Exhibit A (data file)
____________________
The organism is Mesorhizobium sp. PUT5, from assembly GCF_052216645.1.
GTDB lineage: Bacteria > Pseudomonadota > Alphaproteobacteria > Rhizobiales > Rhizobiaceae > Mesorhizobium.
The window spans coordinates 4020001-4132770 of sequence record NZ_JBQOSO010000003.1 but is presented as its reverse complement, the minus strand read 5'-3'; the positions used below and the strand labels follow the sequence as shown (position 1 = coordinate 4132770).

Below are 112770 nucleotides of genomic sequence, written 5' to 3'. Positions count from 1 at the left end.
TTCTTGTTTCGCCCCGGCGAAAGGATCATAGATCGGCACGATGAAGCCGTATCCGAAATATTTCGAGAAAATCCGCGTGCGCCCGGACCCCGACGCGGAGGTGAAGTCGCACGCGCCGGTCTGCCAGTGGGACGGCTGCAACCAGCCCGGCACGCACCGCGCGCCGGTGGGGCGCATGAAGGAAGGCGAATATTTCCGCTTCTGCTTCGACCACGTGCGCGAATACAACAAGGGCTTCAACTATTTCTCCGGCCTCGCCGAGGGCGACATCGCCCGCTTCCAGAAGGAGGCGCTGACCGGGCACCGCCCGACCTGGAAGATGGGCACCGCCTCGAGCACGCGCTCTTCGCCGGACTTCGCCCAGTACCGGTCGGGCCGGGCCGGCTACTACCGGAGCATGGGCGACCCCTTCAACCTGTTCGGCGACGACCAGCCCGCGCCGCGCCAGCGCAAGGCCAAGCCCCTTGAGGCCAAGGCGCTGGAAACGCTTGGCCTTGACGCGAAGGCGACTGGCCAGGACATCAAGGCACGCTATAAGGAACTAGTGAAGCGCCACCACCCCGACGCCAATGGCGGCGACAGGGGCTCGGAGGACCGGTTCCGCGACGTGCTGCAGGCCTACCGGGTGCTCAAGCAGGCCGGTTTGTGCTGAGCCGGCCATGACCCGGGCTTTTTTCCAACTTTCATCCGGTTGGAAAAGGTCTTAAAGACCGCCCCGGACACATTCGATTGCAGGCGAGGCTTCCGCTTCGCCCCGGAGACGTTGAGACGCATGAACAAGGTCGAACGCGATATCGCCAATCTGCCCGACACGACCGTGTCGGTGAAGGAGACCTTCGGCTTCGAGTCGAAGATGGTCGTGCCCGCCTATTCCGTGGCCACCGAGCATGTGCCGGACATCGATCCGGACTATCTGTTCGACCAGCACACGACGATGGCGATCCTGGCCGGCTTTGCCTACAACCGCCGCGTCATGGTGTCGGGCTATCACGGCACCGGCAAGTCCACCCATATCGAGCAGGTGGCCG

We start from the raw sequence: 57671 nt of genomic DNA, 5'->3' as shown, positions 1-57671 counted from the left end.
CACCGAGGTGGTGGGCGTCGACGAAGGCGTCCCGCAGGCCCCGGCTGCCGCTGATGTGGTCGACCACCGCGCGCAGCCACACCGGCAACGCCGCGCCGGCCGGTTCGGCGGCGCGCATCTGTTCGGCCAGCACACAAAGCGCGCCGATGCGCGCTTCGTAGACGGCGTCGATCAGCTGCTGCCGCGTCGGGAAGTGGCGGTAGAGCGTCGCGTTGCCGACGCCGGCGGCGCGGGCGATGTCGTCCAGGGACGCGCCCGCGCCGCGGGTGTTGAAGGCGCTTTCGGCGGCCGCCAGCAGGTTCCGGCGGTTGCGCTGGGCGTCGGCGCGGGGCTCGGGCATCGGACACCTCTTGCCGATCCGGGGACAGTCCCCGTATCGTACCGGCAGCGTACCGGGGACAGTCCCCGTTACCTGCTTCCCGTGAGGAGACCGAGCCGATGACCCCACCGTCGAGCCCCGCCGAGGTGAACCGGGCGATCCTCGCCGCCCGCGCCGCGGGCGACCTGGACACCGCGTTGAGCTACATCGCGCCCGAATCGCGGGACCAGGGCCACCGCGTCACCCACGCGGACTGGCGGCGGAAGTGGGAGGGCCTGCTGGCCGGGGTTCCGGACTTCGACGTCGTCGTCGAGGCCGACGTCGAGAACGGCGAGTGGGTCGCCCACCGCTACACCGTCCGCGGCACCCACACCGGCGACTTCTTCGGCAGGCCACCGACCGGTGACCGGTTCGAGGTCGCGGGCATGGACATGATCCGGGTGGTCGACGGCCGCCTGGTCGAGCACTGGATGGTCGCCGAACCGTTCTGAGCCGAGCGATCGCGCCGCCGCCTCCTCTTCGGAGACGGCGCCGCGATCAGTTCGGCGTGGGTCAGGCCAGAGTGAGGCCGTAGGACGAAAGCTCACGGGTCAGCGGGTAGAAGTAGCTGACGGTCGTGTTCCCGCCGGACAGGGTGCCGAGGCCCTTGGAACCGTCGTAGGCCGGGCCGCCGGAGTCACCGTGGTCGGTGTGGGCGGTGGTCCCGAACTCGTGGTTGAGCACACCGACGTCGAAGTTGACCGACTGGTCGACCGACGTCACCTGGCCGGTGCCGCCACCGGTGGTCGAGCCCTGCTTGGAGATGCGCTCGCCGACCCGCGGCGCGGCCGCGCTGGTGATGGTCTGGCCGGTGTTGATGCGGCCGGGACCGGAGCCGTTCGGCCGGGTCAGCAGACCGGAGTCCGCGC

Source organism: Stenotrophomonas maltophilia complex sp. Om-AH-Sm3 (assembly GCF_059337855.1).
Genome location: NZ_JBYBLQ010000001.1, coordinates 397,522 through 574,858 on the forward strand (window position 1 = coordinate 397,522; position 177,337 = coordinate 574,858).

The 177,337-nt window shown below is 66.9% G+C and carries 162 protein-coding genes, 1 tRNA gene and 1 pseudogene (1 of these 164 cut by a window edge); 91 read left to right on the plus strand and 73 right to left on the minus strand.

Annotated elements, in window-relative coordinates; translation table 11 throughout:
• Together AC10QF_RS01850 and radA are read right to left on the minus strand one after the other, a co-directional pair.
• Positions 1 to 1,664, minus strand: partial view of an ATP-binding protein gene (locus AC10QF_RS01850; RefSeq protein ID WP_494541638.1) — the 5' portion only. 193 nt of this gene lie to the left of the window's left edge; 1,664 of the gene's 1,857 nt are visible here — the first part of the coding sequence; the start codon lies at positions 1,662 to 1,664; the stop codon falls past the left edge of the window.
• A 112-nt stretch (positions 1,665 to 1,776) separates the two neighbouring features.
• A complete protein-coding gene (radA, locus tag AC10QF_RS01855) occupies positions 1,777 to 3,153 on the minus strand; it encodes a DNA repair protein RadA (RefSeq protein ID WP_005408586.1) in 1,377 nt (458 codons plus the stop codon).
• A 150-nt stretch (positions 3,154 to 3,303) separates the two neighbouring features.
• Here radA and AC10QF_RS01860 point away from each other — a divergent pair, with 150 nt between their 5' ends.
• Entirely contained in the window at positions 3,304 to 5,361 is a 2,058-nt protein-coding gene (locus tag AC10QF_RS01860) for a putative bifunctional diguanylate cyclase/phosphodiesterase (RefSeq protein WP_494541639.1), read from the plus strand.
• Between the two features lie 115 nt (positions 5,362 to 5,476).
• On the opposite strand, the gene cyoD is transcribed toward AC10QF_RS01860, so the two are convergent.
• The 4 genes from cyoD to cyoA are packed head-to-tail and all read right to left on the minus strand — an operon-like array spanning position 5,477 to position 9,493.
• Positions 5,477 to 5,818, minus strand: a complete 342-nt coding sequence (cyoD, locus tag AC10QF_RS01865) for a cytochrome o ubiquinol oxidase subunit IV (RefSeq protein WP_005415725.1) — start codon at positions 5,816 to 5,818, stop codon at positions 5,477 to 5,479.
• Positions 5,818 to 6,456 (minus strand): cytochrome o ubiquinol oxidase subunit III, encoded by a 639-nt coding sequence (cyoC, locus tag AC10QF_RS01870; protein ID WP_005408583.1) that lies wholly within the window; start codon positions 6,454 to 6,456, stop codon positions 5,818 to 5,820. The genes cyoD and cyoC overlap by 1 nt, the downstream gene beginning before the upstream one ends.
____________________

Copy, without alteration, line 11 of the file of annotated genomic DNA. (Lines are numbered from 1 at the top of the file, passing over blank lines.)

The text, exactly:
Annotated elements, in window-relative coordinates; translation table 11 throughout: